Richwine does mention that conservatism isn’t defined deeply enough in Stankov’s research. I’d love to see a factor analysis of policy-oriented beliefs meshed with a meta-analysis of several orders of cognitive complexity and personality constructs. For example, is there a correlation across the range of the former beliefs with binary attitudes? How does ideological certainty correlate with tendencies having to do with reducing complexity, anxiety, and dissonance? I don’t think Richwine read the paper though, because Stankov’s work is not primarily concerned with ‘smarts’, and is, in fact, focused on a very complex meta-analysis, very close to my intuition about what I’d like to see.
In our work, conservatism is captured by a score — usually a factor score — obtained from several scales that were not developed specifically for the measurement of conservatism. Thus, it incorporates measures of Personality (Big Five from IPIP), Social Attitudes (Saucier, 2000; Stankov & Kneževi?, 2005), Values (Schwartz & Bardi, 2001), and Social Norms (GLOBE; House, Hanges, Javidan, Dorfman, & Gupta, 2004) — a total of 43 different subscale scores.Nevertheless, ouranalyses show the presence of a factor of Conservatism that has loadings from subscales from all these domains and captures many constructs that are included in the nomological net of Jost et al. (2003) and Wilson (1973). This factor is expected to correlate with cognitive ability for reasons outlined above. What are the other factors that emerge from the analysis of 43 subscales? Are they also expected to correlate with cognitive ability? Stankov (2007) found three domain-related factors. They are quite different from the Conservatism factor in that they show very little overlap between the domains.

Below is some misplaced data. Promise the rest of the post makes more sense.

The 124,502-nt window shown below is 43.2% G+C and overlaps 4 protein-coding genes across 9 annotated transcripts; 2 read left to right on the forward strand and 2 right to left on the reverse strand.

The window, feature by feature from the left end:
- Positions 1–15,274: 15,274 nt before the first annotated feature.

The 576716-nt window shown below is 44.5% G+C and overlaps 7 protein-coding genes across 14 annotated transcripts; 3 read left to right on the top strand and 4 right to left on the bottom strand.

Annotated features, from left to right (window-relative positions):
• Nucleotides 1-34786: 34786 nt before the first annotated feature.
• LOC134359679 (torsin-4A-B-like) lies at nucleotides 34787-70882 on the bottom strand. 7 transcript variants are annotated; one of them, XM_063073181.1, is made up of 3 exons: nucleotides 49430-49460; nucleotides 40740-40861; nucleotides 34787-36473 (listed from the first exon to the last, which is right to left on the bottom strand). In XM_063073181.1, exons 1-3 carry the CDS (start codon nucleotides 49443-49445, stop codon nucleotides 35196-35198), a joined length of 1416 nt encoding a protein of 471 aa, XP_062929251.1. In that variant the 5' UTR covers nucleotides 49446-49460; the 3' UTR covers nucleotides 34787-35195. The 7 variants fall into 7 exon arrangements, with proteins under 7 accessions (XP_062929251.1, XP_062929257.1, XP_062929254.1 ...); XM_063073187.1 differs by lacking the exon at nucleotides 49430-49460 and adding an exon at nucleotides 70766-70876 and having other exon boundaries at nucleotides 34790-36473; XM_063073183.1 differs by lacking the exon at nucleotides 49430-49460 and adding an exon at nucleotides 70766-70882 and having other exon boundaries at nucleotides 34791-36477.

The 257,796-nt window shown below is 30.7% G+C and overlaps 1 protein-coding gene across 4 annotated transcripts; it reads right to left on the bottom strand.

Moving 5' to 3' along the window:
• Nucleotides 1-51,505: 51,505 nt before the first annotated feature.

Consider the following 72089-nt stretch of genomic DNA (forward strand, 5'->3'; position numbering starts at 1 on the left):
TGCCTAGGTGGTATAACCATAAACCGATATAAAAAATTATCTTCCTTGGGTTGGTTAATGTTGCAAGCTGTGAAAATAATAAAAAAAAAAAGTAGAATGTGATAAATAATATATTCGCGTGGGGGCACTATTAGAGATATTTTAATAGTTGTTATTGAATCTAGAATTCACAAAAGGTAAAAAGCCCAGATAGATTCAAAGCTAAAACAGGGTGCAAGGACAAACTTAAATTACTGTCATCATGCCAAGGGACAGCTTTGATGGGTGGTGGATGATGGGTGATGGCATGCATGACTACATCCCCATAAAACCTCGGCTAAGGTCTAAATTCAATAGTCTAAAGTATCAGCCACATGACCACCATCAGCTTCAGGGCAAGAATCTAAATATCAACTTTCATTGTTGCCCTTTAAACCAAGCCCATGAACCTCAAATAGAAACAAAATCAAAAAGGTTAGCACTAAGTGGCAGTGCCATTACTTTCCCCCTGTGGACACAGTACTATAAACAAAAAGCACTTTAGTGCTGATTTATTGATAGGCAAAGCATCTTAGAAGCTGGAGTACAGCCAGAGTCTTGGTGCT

• Personality/Social Attitudes. This is usually a bipolar factor contrasting Personality traits on the negative side and Social Attitudes on the positive side. Loadings of Personality traits on this factor are typically lower than loadings from the Social Attitudes measures. In some of our analyses, this factor splits into a separate Personality factor representing “good” evaluative processes (or perhaps social desirability) and a Social Attitudes factor representing anti- or amoral attitudes towards social objects (Stankov & Kneževi?, 2005). • Values. See Method section for the interpretation of this factor.